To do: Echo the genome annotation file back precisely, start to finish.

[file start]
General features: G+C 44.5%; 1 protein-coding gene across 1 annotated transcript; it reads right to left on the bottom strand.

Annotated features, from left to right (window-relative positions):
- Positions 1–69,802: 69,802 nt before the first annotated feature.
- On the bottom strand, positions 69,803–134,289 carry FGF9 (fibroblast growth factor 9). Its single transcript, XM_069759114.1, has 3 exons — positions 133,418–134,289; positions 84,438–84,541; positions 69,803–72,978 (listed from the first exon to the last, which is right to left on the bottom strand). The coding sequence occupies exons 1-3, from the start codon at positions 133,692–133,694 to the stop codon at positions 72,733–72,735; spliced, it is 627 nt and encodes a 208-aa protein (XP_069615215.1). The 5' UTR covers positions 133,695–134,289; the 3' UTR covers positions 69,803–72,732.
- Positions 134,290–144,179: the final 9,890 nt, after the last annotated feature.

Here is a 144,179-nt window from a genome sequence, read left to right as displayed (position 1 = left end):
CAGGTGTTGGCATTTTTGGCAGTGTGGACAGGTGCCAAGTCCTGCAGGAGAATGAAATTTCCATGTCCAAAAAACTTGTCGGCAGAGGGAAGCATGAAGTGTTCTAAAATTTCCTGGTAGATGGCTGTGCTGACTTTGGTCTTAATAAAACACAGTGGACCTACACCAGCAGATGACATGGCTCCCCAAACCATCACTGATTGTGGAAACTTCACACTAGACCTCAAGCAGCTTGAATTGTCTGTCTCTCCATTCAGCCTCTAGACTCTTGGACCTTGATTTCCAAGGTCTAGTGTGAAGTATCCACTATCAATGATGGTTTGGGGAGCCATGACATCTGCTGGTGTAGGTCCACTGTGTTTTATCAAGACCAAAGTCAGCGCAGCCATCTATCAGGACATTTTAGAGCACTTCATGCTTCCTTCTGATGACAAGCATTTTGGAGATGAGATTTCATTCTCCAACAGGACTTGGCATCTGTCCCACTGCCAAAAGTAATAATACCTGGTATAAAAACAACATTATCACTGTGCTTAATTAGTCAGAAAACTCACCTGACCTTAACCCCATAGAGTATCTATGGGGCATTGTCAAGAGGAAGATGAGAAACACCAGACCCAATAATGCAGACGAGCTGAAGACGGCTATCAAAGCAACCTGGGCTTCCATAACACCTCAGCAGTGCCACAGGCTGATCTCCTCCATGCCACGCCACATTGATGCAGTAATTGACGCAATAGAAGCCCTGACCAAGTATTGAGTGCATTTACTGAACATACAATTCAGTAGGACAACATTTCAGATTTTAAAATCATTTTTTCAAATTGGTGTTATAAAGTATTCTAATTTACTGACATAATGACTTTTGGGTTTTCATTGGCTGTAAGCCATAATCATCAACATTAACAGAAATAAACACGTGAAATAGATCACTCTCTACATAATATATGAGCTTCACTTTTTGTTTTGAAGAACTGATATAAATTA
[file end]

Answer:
General features: G+C 44.5%; 1 protein-coding gene across 1 annotated transcript; it reads right to left on the bottom strand.

Annotated features, from left to right (window-relative positions):
- Positions 1–69,802: 69,802 nt before the first annotated feature.
- On the bottom strand, positions 69,803–134,289 carry FGF9 (fibroblast growth factor 9). Its single transcript, XM_069759114.1, has 3 exons — positions 133,418–134,289; positions 84,438–84,541; positions 69,803–72,978 (listed from the first exon to the last, which is right to left on the bottom strand). The coding sequence occupies exons 1-3, from the start codon at positions 133,692–133,694 to the stop codon at positions 72,733–72,735; spliced, it is 627 nt and encodes a 208-aa protein (XP_069615215.1). The 5' UTR covers positions 133,695–134,289; the 3' UTR covers positions 69,803–72,732.
- Positions 134,290–144,179: the final 9,890 nt, after the last annotated feature.

Here is a 144,179-nt window from a genome sequence, read left to right as displayed (position 1 = left end):
CAGGTGTTGGCATTTTTGGCAGTGTGGACAGGTGCCAAGTCCTGCAGGAGAATGAAATTTCCATGTCCAAAAAACTTGTCGGCAGAGGGAAGCATGAAGTGTTCTAAAATTTCCTGGTAGATGGCTGTGCTGACTTTGGTCTTAATAAAACACAGTGGACCTACACCAGCAGATGACATGGCTCCCCAAACCATCACTGATTGTGGAAACTTCACACTAGACCTCAAGCAGCTTGAATTGTCTGTCTCTCCATTCAGCCTCTAGACTCTTGGACCTTGATTTCCAAGGTCTAGTGTGAAGTATCCACTATCAATGATGGTTTGGGGAGCCATGACATCTGCTGGTGTAGGTCCACTGTGTTTTATCAAGACCAAAGTCAGCGCAGCCATCTATCAGGACATTTTAGAGCACTTCATGCTTCCTTCTGATGACAAGCATTTTGGAGATGAGATTTCATTCTCCAACAGGACTTGGCATCTGTCCCACTGCCAAAAGTAATAATACCTGGTATAAAAACAACATTATCACTGTGCTTAATTAGTCAGAAAACTCACCTGACCTTAACCCCATAGAGTATCTATGGGGCATTGTCAAGAGGAAGATGAGAAACACCAGACCCAATAATGCAGACGAGCTGAAGACGGCTATCAAAGCAACCTGGGCTTCCATAACACCTCAGCAGTGCCACAGGCTGATCTCCTCCATGCCACGCCACATTGATGCAGTAATTGACGCAATAGAAGCCCTGACCAAGTATTGAGTGCATTTACTGAACATACAATTCAGTAGGACAACATTTCAGATTTTAAAATCATTTTTTCAAATTGGTGTTATAAAGTATTCTAATTTACTGACATAATGACTTTTGGGTTTTCATTGGCTGTAAGCCATAATCATCAACATTAACAGAAATAAACACGTGAAATAGATCACTCTCTACATAATATATGAGCTTCACTTTTTGTTTTGAAGAACTGATATAAATTA